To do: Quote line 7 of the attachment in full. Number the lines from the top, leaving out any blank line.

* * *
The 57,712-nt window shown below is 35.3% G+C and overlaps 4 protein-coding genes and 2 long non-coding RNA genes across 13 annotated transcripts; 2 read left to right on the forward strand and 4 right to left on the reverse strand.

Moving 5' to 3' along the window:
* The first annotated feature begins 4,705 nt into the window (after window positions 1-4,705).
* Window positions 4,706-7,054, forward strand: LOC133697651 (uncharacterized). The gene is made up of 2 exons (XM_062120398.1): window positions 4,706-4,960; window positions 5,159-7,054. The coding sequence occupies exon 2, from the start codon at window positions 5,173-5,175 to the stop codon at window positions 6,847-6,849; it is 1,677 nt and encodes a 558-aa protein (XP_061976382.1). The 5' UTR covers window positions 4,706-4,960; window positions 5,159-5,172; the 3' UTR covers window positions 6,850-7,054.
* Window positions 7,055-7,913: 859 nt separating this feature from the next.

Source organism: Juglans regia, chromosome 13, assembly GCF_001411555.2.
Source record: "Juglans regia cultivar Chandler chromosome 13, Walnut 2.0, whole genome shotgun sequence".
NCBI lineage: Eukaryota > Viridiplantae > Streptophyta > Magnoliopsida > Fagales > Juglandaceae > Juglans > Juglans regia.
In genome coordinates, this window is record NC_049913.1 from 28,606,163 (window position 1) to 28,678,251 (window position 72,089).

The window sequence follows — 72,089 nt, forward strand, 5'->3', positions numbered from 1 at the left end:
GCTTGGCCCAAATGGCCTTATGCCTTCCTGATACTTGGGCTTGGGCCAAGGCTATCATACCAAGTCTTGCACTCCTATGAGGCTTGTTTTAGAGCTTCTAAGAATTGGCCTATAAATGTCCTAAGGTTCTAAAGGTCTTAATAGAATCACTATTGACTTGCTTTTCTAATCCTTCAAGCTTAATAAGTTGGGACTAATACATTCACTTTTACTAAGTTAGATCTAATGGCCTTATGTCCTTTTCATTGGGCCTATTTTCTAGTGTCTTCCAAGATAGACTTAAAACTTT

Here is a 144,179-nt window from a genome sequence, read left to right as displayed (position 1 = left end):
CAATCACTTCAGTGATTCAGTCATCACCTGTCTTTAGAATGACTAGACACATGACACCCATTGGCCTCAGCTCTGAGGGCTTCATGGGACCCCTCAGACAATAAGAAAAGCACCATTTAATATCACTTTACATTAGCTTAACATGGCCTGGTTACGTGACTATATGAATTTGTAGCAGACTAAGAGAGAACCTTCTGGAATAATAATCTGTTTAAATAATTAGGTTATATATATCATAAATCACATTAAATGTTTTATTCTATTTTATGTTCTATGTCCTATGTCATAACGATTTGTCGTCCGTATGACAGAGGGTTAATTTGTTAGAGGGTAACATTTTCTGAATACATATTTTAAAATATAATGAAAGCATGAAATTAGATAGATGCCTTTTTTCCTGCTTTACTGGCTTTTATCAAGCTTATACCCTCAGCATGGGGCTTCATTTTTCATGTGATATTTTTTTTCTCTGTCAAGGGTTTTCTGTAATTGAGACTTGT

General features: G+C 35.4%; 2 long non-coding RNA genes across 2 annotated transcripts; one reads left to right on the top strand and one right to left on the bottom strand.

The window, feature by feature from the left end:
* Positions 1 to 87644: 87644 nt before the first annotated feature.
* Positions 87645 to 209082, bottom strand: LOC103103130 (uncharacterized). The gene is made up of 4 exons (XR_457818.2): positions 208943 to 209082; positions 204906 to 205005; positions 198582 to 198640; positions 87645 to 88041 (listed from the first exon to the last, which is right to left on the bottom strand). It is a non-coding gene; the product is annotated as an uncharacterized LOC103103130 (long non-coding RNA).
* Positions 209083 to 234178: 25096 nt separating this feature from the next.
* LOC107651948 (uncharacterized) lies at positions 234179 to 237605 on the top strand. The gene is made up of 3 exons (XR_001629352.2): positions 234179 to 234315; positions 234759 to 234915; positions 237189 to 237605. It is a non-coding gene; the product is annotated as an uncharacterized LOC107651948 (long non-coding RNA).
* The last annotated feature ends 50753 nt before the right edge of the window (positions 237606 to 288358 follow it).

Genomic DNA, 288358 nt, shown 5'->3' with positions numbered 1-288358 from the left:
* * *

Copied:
Source record: "Juglans regia cultivar Chandler chromosome 13, Walnut 2.0, whole genome shotgun sequence".